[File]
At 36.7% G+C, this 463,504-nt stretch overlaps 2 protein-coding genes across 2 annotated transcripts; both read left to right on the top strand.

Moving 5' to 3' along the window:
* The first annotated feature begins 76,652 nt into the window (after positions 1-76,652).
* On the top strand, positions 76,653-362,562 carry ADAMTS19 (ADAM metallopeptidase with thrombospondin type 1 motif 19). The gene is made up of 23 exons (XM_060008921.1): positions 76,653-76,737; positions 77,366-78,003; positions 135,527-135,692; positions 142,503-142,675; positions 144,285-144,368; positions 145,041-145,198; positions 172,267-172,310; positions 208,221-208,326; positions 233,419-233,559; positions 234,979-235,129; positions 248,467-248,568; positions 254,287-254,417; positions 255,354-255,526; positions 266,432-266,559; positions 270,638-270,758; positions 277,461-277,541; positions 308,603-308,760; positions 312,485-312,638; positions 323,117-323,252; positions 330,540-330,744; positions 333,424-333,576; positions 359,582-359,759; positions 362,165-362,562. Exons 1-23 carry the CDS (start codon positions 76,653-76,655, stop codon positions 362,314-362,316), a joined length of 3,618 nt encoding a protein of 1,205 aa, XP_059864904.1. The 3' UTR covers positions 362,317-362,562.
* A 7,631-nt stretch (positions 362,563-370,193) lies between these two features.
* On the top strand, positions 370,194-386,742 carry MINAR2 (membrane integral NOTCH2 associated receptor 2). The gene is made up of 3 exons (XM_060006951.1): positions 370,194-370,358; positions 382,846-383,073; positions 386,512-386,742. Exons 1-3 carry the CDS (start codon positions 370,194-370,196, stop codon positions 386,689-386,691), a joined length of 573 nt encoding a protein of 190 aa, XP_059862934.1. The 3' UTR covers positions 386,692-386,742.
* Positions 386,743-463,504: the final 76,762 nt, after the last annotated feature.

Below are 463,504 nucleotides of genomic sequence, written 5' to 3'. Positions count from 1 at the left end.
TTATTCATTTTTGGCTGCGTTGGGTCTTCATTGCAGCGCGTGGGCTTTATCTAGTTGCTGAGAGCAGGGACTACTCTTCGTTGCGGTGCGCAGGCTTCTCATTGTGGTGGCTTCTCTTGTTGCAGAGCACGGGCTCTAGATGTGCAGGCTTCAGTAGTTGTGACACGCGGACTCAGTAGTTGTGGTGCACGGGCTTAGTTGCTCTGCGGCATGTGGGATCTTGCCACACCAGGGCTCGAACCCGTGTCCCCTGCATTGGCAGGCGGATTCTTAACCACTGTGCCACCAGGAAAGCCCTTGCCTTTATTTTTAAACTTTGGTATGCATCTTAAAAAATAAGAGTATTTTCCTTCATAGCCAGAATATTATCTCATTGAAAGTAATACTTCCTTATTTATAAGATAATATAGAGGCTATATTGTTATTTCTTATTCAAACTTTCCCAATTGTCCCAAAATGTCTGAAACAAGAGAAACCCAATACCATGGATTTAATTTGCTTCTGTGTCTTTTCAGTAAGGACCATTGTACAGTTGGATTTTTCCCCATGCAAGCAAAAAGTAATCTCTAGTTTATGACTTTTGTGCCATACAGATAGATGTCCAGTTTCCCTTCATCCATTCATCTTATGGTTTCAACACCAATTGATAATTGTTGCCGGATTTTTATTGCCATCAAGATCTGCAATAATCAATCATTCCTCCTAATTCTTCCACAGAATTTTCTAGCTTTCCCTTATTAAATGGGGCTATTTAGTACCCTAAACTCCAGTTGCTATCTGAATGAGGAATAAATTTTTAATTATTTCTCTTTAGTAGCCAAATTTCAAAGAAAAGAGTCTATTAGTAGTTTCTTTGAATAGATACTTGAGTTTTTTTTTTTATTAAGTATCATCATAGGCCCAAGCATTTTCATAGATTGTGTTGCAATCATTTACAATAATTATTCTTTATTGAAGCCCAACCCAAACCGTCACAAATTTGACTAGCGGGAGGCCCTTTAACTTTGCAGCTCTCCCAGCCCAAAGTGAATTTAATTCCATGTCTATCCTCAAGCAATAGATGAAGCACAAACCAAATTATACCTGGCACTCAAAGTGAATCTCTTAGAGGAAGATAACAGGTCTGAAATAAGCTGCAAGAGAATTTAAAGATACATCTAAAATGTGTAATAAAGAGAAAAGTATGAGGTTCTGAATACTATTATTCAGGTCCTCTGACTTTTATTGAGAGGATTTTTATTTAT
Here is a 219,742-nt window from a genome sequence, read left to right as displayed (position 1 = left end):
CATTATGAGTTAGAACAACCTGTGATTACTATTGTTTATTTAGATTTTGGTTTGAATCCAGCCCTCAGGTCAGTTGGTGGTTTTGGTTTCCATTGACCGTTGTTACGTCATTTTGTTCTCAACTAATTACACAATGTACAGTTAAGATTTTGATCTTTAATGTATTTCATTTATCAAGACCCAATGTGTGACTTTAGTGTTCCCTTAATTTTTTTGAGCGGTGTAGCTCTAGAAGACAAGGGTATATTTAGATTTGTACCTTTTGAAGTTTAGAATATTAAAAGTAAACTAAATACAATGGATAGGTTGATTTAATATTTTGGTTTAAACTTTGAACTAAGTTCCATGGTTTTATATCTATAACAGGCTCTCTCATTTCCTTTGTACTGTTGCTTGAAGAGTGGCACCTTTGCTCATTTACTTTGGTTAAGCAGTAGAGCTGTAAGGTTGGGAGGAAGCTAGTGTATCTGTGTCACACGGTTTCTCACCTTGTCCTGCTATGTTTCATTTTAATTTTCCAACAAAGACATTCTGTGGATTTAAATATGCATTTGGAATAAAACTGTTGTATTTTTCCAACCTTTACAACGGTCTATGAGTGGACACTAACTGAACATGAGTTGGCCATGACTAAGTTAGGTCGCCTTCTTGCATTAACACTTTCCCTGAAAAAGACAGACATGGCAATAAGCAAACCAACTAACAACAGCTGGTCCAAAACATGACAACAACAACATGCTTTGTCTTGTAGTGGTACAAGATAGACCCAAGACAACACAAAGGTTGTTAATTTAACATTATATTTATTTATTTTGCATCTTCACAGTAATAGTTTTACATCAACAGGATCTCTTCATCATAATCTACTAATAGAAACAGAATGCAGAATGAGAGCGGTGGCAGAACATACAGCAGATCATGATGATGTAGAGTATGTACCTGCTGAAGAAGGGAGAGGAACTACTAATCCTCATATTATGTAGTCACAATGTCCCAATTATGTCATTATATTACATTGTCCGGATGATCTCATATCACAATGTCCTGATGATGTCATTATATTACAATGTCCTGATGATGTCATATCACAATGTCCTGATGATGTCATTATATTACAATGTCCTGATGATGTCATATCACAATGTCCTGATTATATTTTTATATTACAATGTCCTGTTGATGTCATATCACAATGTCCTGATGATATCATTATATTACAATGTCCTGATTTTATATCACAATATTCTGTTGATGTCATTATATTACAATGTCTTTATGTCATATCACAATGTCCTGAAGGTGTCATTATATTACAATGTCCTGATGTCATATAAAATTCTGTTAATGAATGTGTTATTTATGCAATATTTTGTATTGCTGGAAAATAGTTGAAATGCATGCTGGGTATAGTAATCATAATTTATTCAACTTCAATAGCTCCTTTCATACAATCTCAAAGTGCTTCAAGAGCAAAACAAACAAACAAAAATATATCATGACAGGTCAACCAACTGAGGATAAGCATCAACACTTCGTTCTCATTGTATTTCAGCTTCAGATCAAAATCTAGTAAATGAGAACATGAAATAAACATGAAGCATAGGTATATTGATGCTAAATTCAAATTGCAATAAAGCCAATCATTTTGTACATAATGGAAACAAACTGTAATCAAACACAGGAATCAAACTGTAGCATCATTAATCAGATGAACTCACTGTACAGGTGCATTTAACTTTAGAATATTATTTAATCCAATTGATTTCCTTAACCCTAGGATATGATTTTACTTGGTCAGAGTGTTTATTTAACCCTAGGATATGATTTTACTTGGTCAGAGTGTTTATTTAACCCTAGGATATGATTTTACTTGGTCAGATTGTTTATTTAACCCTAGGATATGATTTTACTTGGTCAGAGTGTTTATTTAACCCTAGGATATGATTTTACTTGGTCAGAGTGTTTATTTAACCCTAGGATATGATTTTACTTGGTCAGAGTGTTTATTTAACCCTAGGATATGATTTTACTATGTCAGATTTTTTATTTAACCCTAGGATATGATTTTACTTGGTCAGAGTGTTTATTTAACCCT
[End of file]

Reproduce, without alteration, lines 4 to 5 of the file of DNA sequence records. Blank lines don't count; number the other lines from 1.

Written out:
* On the top strand, positions 76,653-362,562 carry ADAMTS19 (ADAM metallopeptidase with thrombospondin type 1 motif 19). The gene is made up of 23 exons (XM_060008921.1): positions 76,653-76,737; positions 77,366-78,003; positions 135,527-135,692; positions 142,503-142,675; positions 144,285-144,368; positions 145,041-145,198; positions 172,267-172,310; positions 208,221-208,326; positions 233,419-233,559; positions 234,979-235,129; positions 248,467-248,568; positions 254,287-254,417; positions 255,354-255,526; positions 266,432-266,559; positions 270,638-270,758; positions 277,461-277,541; positions 308,603-308,760; positions 312,485-312,638; positions 323,117-323,252; positions 330,540-330,744; positions 333,424-333,576; positions 359,582-359,759; positions 362,165-362,562. Exons 1-23 carry the CDS (start codon positions 76,653-76,655, stop codon positions 362,314-362,316), a joined length of 3,618 nt encoding a protein of 1,205 aa, XP_059864904.1. The 3' UTR covers positions 362,317-362,562.
* A 7,631-nt stretch (positions 362,563-370,193) lies between these two features.